Salted Caramel Croquembouche Cake is the way I am choosing to begin the New Year – on a decadent, celebratory and positive note. The cake comprises of three dense and moist layers of salted caramel mud cake. The cake is smothered in a sweet honey buttercream and topped with an extravagant Croquembouche tower. The choux Croquembouche puffs are filled with a salted caramel crème patissier and glazed in sticky toffee syrup. The cake is then finally drenched in a salted caramel sauce before serving. So indulgent.
This Salted Caramel Croquembouche Cake is a cake that will be remembered long after it has disappeared from the kitchen counter. It is decadence, it is luxurious, it is a cake deserving of celebration. Make this cake for the holidays, make it for New Year’s or make it all for yourself – either way, it is utterly delicious.
- 300 g (10.7 oz.) butter, cubed
- 360 ml (12.6 fl. oz.) milk, at room temperature
- 400 g (14.4 oz.) white chocolate, chopped
- 260 g (9.3 oz.) brown sugar
- 2 tbsp. honey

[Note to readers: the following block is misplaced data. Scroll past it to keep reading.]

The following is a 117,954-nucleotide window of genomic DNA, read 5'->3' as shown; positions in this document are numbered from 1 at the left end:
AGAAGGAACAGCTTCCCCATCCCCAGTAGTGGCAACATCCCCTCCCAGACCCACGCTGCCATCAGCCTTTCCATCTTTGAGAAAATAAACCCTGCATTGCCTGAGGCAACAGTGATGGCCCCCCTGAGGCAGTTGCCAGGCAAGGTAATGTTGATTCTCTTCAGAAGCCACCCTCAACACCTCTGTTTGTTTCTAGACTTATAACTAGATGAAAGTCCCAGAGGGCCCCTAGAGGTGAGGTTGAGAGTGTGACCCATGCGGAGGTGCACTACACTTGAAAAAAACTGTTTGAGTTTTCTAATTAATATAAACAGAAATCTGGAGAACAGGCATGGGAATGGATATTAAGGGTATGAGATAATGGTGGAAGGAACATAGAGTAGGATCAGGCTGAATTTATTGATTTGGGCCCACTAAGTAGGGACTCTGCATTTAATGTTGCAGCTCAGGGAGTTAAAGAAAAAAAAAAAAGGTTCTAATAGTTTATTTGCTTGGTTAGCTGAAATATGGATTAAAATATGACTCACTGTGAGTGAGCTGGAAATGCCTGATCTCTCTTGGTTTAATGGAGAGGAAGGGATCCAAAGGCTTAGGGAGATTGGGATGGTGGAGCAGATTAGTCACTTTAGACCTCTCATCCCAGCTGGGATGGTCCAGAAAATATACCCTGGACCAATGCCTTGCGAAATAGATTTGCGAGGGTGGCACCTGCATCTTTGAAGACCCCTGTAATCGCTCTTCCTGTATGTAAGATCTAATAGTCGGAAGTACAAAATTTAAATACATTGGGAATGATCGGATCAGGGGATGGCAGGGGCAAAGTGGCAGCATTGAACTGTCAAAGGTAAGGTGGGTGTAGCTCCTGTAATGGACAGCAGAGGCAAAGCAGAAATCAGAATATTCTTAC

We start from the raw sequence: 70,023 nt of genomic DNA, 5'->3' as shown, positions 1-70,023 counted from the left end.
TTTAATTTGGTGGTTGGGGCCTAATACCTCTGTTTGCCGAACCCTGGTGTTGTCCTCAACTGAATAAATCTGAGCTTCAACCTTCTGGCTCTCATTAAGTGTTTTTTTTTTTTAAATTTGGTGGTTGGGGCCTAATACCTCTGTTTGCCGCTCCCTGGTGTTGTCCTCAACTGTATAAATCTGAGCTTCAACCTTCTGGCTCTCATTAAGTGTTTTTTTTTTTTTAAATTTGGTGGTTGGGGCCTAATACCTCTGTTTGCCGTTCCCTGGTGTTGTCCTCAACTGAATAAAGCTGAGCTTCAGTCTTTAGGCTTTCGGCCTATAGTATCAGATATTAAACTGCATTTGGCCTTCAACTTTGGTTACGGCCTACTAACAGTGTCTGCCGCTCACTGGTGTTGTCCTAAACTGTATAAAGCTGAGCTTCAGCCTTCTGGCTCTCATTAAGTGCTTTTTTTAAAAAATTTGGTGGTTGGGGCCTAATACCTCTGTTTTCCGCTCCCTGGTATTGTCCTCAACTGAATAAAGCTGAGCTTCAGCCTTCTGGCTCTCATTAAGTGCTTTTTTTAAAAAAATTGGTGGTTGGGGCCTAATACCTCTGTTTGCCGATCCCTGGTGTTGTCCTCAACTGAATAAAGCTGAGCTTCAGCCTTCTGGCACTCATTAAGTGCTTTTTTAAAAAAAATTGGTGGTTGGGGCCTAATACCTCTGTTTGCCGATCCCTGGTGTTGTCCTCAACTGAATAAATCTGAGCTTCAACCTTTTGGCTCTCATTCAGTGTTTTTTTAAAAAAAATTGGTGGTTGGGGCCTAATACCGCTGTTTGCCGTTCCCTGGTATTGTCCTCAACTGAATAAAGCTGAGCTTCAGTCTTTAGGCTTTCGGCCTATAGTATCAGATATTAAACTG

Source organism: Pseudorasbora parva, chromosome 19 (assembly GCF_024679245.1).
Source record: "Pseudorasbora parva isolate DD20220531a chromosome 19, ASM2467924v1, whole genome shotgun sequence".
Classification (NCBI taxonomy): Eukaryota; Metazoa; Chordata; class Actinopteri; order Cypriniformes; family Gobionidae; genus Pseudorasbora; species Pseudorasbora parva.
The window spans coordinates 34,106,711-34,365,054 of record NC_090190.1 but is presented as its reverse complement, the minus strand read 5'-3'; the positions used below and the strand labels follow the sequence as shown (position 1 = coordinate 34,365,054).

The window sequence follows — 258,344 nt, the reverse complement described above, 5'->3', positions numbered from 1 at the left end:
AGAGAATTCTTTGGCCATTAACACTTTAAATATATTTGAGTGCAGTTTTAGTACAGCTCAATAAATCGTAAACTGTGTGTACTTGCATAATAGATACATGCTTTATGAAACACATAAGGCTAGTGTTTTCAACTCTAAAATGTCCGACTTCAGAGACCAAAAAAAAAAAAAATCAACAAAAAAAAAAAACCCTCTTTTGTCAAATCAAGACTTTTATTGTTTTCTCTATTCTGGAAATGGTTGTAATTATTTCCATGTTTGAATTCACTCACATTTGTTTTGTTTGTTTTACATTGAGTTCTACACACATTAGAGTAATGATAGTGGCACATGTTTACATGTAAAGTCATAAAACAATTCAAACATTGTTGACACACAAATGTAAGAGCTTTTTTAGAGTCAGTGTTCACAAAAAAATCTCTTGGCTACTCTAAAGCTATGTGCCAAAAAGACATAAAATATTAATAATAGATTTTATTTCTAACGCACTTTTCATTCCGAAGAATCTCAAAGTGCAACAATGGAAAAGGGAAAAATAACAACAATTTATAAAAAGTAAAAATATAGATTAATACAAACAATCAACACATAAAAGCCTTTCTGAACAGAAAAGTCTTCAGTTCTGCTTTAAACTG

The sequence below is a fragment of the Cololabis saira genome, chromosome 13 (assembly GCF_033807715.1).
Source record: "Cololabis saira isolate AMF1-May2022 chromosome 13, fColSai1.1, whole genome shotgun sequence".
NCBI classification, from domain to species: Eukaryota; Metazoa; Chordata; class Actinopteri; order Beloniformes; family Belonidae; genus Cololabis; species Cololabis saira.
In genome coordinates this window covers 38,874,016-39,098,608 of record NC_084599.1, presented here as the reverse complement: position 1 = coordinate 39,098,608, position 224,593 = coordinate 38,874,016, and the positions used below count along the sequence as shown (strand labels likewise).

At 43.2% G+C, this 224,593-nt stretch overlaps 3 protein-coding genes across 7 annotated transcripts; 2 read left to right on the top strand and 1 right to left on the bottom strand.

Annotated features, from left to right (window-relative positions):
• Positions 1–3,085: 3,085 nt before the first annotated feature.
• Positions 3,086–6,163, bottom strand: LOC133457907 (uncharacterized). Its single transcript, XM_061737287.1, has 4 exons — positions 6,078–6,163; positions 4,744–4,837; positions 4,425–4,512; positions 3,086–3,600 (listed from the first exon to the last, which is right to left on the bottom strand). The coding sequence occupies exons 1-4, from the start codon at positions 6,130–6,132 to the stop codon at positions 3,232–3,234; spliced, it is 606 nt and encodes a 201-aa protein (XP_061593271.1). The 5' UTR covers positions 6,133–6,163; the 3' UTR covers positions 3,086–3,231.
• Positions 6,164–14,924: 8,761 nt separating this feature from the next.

- Seeds from a vanilla bean pod
- 1 tsp. vanilla essence
- 600 g (1.52 lb.) plain flour
- 3 tsp. baking powder
- 1 tsp. baking soda
- 1 tsp. sea salt
- 4 eggs, room temperature
- 200 g (7 oz.) caster sugar
- 200 g (7.2 fl. oz.) water
- 4 tbsp. butter
- 200 g (7.2 fl. oz.) heavy cream
- 1 tbsp. sea salt
- 250 ml (9.2 fl. oz.) water
- 100 g (3.7 oz.) butter, cubed
- Pinch of sea salt
- 150 g (5.4 oz.) plain flour
- 4 eggs
- 300 ml (10.2 fl. oz.) milk
- 1 vanilla bean, split or scraped
- 3 egg yolks
- 120 g (4.2 oz.) caster sugar
- 3 tbsp. cornflour
- 2 tsp. plain flour
- 3 tbsp. salted caramel sauce
- Pinch of sea salt
- 240 g (8.5 oz.) butter
- 6 tbsp. honey
- 500 g (17.7 oz.) icing sugar
- Pinch of sea salt
- 450 g (15.9 oz.) caster sugar
- 75 ml (2.5 oz.) water
- 2 tbsp. glucose syrup
- Pre-heat an oven to 170 C / 350 F. Grease and line 3 x 18 cm (8 inch) cake tins.
- In a large saucepan, melt together the butter, milk, white chocolate, brown sugar, honey and vanilla bean seeds and essence over a low to medium heat – stirring the mixture continuously. Once combined, remove from heat and set aside to cool.